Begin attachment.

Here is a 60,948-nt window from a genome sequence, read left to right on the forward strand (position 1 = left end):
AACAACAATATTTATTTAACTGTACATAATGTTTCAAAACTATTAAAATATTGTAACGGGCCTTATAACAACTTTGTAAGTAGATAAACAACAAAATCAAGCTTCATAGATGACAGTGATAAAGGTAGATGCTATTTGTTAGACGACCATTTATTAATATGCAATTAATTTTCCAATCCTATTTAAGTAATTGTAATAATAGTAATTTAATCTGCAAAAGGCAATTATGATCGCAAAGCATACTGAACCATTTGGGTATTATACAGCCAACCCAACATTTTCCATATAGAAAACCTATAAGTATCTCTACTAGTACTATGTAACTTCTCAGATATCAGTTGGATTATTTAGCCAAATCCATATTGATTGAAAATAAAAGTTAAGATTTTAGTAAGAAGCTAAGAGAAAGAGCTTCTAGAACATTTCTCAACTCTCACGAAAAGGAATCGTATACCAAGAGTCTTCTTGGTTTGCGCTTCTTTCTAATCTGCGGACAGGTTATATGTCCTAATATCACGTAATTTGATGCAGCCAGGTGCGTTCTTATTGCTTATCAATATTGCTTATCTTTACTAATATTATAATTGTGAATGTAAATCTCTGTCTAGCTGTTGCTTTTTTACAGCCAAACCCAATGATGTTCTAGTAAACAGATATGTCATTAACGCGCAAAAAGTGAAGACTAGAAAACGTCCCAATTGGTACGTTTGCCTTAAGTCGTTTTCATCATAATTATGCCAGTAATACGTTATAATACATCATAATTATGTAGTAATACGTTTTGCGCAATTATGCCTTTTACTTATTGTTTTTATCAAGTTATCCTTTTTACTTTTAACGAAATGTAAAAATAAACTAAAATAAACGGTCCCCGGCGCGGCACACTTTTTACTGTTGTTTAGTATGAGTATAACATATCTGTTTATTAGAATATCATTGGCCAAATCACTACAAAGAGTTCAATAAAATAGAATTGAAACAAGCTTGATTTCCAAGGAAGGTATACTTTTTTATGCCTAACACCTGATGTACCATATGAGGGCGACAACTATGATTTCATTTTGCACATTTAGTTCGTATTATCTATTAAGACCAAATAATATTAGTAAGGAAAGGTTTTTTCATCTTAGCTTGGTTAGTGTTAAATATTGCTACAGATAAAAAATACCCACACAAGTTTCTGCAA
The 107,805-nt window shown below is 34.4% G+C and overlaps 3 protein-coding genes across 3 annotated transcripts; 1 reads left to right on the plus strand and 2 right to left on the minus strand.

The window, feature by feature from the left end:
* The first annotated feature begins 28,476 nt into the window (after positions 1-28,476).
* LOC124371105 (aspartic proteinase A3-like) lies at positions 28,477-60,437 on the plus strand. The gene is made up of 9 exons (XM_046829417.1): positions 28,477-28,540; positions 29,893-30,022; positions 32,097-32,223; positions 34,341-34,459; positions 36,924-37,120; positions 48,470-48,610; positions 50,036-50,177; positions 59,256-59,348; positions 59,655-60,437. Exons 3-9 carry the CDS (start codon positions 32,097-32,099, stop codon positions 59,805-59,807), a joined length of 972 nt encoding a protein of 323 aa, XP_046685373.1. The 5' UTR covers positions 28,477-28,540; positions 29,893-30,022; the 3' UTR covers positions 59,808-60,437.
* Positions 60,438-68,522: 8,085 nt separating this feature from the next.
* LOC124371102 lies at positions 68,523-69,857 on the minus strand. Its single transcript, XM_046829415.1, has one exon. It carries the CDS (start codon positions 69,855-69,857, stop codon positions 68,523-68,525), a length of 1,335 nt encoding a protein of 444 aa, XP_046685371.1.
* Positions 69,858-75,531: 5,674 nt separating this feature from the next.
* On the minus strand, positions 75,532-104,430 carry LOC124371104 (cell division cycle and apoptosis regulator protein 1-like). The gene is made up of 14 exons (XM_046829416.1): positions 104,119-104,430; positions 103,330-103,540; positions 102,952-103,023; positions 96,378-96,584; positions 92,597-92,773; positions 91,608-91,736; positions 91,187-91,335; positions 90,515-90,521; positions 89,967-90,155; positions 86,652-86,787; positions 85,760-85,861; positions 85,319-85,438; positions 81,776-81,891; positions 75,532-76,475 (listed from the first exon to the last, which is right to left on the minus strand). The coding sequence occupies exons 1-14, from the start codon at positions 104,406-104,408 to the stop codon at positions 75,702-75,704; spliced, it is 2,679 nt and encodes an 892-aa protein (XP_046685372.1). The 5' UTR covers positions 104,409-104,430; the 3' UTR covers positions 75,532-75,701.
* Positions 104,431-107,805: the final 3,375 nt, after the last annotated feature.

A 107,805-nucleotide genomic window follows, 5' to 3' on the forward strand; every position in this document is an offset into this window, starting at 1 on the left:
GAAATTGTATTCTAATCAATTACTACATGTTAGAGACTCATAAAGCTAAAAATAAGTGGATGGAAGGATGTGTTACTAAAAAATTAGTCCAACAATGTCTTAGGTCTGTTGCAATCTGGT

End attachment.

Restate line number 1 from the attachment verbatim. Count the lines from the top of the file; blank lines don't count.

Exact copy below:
Here is a 60,948-nt window from a genome sequence, read left to right on the forward strand (position 1 = left end):